And you got to come up with 100 skills and you got to come up with 100 loves. And what happens in that magical exercise and I can't even tell you why or how it happens, but what happens is people start building their confidence and their knowledge about what they're really good at, I.E, the skills. And they start really embracing what they love and what I've seen over and over and over, I cannot tell you how many times I've done this exercise that something emerges out of that love and skills exercise that is unique to them and it is the thing that is calling them.
And I mean, let's face it, Melinda, I started off wanting to be an actress, right? And I always say, “God tricked me.” God goes, “Oh, Rhonda's going to create the only method that [inaudible] today, a whole new proprietary method and but I can't tell her that when she's 20. She's going to freak out. So let me give her some … What skills is she going to need? Oh she's going to need to be able to speak in public. Oh, she's going to need to be able to be on TV because, oh by the way, she's going to have the first TV show.” And all these things. And so God goes, “Oh, I'm going to make her an actress so she learns all the skills and they're all based on her ego, but then I'm going to rip that dream away and help her move into the where she's really meant to be.”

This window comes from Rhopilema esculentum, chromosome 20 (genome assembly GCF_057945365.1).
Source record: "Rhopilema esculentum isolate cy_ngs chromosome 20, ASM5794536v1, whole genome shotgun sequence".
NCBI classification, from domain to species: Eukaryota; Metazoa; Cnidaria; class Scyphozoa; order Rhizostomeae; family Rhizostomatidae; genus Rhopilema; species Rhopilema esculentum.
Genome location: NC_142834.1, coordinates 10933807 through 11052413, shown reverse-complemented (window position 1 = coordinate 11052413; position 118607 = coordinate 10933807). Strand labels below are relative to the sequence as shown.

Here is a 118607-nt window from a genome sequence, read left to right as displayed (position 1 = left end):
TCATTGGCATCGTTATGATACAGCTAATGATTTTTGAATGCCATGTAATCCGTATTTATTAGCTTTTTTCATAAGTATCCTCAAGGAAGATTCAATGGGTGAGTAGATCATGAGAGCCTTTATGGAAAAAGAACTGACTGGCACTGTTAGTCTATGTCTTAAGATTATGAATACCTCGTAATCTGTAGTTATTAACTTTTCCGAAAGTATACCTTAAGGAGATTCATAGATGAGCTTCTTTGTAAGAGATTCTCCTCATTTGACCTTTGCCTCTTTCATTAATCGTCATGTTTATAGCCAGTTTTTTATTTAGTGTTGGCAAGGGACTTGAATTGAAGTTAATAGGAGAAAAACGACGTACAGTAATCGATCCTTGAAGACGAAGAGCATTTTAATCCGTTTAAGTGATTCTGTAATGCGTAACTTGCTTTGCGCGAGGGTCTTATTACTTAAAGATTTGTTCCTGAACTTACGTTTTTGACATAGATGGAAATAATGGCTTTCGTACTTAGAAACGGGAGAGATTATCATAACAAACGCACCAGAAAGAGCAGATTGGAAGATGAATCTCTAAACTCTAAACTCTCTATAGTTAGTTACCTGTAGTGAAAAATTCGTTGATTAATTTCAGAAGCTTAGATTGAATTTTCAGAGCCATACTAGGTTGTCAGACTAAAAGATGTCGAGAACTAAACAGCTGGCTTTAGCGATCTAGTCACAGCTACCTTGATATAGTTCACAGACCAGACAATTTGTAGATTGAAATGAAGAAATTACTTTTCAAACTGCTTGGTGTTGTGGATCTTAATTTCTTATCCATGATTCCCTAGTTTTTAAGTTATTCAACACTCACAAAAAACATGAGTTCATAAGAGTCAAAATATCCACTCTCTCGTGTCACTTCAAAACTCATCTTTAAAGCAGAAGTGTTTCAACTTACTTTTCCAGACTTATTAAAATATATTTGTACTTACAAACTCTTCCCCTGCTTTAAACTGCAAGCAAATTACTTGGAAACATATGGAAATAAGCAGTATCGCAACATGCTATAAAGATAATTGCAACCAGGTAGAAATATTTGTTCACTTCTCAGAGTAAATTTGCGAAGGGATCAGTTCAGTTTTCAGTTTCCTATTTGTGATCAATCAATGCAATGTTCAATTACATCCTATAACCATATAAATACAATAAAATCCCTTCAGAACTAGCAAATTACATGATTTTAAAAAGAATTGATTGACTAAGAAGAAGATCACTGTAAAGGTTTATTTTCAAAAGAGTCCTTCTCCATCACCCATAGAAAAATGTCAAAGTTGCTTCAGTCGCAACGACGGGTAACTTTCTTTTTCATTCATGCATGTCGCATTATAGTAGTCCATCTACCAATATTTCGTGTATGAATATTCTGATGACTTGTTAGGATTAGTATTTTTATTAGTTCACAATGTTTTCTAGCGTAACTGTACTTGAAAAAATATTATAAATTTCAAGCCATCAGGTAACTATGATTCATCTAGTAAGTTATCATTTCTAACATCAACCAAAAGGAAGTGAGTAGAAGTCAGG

So, I always say that every single solitary thing you do, and I was a waitress for 20 years, waitressing for 20 years taught me how to read a room. So, every single thing you've ever done until now is literally drawing you forth into who you're meant to be and what your next step is.